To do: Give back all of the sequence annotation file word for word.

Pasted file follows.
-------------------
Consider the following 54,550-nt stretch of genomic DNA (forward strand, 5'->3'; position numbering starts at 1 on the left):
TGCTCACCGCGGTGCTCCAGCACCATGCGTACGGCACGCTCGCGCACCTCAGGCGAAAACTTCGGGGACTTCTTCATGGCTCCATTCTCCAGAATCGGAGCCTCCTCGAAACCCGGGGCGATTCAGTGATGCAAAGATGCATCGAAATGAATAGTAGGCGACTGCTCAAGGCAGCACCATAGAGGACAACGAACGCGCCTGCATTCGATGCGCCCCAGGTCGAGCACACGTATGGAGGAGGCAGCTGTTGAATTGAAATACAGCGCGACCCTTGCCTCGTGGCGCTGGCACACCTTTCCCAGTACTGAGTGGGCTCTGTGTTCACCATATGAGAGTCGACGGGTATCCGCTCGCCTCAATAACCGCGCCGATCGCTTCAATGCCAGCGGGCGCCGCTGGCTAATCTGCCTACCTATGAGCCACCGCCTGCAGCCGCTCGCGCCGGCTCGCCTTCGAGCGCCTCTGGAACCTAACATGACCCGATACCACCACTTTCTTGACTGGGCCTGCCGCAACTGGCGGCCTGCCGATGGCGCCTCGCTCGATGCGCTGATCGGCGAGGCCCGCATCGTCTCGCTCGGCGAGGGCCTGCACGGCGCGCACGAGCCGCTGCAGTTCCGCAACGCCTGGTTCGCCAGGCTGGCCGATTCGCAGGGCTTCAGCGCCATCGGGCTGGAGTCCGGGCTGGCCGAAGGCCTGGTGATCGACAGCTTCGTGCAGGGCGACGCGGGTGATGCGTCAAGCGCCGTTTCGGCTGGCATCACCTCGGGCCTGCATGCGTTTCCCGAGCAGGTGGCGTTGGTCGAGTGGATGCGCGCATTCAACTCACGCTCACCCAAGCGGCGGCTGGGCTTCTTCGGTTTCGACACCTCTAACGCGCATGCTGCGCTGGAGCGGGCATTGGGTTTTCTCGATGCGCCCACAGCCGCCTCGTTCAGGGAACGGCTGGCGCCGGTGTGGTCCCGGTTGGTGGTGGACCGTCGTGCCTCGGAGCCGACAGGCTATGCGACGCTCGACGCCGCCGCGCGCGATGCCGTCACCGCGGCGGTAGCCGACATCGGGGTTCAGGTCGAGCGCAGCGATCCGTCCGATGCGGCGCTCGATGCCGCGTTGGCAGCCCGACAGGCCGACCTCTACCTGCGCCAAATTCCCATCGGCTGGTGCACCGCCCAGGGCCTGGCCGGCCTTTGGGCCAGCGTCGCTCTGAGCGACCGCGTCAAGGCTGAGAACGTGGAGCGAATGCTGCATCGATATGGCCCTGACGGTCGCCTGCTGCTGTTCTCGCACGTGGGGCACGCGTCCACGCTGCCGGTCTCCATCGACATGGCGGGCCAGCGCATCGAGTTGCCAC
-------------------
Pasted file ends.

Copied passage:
Consider the following 54,550-nt stretch of genomic DNA (forward strand, 5'->3'; position numbering starts at 1 on the left):
TGCTCACCGCGGTGCTCCAGCACCATGCGTACGGCACGCTCGCGCACCTCAGGCGAAAACTTCGGGGACTTCTTCATGGCTCCATTCTCCAGAATCGGAGCCTCCTCGAAACCCGGGGCGATTCAGTGATGCAAAGATGCATCGAAATGAATAGTAGGCGACTGCTCAAGGCAGCACCATAGAGGACAACGAACGCGCCTGCATTCGATGCGCCCCAGGTCGAGCACACGTATGGAGGAGGCAGCTGTTGAATTGAAATACAGCGCGACCCTTGCCTCGTGGCGCTGGCACACCTTTCCCAGTACTGAGTGGGCTCTGTGTTCACCATATGAGAGTCGACGGGTATCCGCTCGCCTCAATAACCGCGCCGATCGCTTCAATGCCAGCGGGCGCCGCTGGCTAATCTGCCTACCTATGAGCCACCGCCTGCAGCCGCTCGCGCCGGCTCGCCTTCGAGCGCCTCTGGAACCTAACATGACCCGATACCACCACTTTCTTGACTGGGCCTGCCGCAACTGGCGGCCTGCCGATGGCGCCTCGCTCGATGCGCTGATCGGCGAGGCCCGCATCGTCTCGCTCGGCGAGGGCCTGCACGGCGCGCACGAGCCGCTGCAGTTCCGCAACGCCTGGTTCGCCAGGCTGGCCGATTCGCAGGGCTTCAGCGCCATCGGGCTGGAGTCCGGGCTGGCCGAAGGCCTGGTGATCGACAGCTTCGTGCAGGGCGACGCGGGTGATGCGTCAAGCGCCGTTTCGGCTGGCATCACCTCGGGCCTGCATGCGTTTCCCGAGCAGGTGGCGTTGGTCGAGTGGATGCGCGCATTCAACTCACGCTCACCCAAGCGGCGGCTGGGCTTCTTCGGTTTCGACACCTCTAACGCGCATGCTGCGCTGGAGCGGGCATTGGGTTTTCTCGATGCGCCCACAGCCGCCTCGTTCAGGGAACGGCTGGCGCCGGTGTGGTCCCGGTTGGTGGTGGACCGTCGTGCCTCGGAGCCGACAGGCTATGCGACGCTCGACGCCGCCGCGCGCGATGCCGTCACCGCGGCGGTAGCCGACATCGGGGTTCAGGTCGAGCGCAGCGATCCGTCCGATGCGGCGCTCGATGCCGCGTTGGCAGCCCGACAGGCCGACCTCTACCTGCGCCAAATTCCCATCGGCTGGTGCACCGCCCAGGGCCTGGCCGGCCTTTGGGCCAGCGTCGCTCTGAGCGACCGCGTCAAGGCTGAGAACGTGGAGCGAATGCTGCATCGATATGGCCCTGACGGTCGCCTGCTGCTGTTCTCGCACGTGGGGCACGCGTCCACGCTGCCGGTCTCCATCGACATGGCGGGCCAGCGCATCGAGTTGCCAC